BY ELLIOT STEPHEN COHEN
Much ado has been made this year about the 100th birthday anniversary of legendary singer Frank Sinatra. While not dismissing the accomplishments of the “Chairman Of The Board” in any way, today is also the centennial birthday anniversary for someone who is not a household name like Mr. Sinatra, but someone revered by musicians and music fans internationally … the late, great Les Paul.
Born Lester William Polsfuss on June 9, 1915 in Waukesha, Wisconsin, Paul remained an active performer and inventor until shortly before his passing on August 12, 2009, at 94.
He was one of the primary inventors of the solid body electric guitar that bears his name; one favored over the years by the likes of the late B.B. King, Jimmy Page, George Harrison, Slash, Jeff Beck, Neil Young, Duane Allman, Eric Clapton, U2’s “The Edge,” Joe Perry and Pete Townshend.
Paul was also one of the pioneers of multi-tracking, a technique he perfected not only with his guitar, but also with the vocals of wife Mary Ford on 16 consecutive 1950s top-ten hits like “How High The Moon,” “Vaya Con Dios” and “Mockingbird Hill.”
Until his passing in 2009, Paul was a regular feature every Monday evening at Manhattan’s Iridium Club, where people, many of them tourists, would line up prior to showtime, trying to get in to see the legendary musician whose shows were usually sold out.
I was very honored to have had the opportunity of interviewing Paul four times in his last two years…. And what a gentleman ! On two different occasions, we were talking backstage prior to showtime, when his dinner was brought over to him. Both times, I said, “I don’t want to disturb your dinner. Let me come back when you’re through,” but he insisted on talking with me while eating. He also was cordial to everyone I saw coming backstage before and after a show to get a photo with him or have an album or guitar autographed.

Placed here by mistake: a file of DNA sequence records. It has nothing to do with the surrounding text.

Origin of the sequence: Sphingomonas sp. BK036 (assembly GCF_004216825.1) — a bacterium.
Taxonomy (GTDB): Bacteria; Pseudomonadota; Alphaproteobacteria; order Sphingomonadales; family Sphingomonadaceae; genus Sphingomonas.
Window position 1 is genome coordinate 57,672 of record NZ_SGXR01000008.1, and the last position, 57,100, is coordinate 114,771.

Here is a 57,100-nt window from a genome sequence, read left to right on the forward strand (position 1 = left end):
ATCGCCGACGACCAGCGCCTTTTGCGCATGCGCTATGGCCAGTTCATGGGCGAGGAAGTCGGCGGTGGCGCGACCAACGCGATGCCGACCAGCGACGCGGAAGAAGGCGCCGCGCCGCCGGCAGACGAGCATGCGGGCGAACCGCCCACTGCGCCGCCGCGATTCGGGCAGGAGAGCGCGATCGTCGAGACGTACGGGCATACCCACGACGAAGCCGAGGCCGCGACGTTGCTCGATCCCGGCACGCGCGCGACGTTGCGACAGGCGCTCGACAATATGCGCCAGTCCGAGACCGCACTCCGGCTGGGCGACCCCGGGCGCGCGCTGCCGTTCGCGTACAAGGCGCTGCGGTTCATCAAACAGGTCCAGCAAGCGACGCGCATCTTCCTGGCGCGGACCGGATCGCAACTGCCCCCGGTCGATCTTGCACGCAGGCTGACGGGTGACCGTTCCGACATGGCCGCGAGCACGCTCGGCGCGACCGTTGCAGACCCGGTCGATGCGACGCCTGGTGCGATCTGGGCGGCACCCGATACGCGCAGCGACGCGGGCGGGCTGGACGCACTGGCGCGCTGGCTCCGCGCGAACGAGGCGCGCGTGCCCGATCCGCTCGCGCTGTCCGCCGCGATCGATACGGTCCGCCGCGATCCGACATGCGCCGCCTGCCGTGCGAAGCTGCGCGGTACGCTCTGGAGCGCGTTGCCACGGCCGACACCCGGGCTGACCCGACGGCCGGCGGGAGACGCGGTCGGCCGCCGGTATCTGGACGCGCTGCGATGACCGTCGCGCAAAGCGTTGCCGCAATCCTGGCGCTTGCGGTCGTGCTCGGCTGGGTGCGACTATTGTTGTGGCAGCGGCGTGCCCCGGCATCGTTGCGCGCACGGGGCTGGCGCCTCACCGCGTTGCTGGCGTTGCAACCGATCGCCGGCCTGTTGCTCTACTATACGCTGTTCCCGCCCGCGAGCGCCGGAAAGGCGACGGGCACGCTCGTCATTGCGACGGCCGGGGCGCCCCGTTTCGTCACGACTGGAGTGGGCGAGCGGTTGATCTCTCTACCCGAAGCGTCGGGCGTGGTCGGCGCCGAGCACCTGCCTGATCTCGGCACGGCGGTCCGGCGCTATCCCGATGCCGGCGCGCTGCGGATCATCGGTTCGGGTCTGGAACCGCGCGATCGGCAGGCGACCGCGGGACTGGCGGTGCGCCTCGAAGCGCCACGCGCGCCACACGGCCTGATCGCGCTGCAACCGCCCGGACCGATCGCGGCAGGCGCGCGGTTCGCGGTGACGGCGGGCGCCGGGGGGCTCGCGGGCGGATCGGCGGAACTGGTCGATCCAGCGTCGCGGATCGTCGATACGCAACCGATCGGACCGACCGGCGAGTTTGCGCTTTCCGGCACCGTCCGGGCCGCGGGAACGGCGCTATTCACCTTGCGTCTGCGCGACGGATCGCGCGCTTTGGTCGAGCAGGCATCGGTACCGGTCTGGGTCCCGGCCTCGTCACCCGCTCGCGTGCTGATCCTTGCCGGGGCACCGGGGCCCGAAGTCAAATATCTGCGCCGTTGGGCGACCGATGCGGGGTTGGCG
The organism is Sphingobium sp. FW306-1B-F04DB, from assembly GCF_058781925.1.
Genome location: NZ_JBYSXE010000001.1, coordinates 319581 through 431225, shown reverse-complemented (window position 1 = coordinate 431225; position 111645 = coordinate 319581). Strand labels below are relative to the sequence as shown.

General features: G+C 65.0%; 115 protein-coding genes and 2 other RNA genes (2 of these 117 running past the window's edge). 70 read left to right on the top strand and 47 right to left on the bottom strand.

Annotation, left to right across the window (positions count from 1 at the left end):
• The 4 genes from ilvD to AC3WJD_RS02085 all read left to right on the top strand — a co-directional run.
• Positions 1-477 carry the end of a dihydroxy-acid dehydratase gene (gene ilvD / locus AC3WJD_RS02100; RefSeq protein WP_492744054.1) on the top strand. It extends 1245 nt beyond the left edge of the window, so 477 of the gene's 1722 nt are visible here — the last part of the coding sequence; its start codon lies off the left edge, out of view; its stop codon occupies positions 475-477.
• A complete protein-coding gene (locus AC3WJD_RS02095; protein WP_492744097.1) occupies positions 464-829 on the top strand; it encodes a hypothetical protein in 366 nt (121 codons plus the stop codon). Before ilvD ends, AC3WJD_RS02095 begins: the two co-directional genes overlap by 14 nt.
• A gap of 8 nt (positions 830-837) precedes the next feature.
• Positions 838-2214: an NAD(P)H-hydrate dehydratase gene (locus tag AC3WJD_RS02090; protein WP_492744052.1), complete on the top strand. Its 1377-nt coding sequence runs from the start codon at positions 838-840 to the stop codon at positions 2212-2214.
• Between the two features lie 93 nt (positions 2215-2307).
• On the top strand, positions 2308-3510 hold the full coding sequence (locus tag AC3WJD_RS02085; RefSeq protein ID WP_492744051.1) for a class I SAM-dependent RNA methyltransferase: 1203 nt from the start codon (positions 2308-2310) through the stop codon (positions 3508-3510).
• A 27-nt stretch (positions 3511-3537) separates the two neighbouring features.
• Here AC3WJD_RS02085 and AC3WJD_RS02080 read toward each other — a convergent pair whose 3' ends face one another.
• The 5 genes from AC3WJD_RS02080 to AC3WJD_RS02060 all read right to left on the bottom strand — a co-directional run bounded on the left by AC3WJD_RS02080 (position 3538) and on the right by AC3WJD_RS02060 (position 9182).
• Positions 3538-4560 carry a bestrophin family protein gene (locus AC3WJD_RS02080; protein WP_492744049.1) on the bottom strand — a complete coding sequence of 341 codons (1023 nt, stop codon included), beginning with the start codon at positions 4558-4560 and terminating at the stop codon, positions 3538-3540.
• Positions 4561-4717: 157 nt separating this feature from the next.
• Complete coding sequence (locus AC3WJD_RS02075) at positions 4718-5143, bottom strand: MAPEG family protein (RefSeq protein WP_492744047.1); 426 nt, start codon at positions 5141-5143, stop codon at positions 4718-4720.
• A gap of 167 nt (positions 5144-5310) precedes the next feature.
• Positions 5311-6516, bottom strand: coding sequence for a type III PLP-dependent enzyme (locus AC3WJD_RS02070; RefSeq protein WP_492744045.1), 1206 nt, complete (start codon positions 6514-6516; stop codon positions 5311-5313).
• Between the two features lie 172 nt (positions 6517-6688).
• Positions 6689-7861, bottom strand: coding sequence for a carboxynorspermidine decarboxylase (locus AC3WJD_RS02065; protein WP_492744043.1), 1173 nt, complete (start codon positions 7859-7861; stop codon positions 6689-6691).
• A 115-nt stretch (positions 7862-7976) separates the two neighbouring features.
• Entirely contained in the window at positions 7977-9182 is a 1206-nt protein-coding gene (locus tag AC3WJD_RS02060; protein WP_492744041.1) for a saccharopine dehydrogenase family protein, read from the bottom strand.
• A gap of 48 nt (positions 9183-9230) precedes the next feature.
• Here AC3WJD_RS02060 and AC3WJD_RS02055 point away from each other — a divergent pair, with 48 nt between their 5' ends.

Among the many pearls of wisdom he imparted to me (for an article I did for “American Songwriter”) was, “A lot of people say, ‘Boy, I can’t wait until I’m 65.’ Then they go down to Florida and die a few months later. My philosophy is that, if you love your work, it’s not a dirty word. Find out what you love to do, and you’ll never have to work a day in your life.”
I also asked his secret for staying in shape, active and creative at 93. He replied, “Well, first off, it’s no secret. I have health problems and had a lot of accidents. But probably the greatest part about it is that every time you get knocked down, you still have to find the will to get up and do it again.”
As to having audiences still flocking to see him, 70 years after he stated performing, he added, “It makes me happy that people still come and enjoy what I do. You get a standing ovation, and you just say, ‘Why me?’ “
Rest in Peace, Les.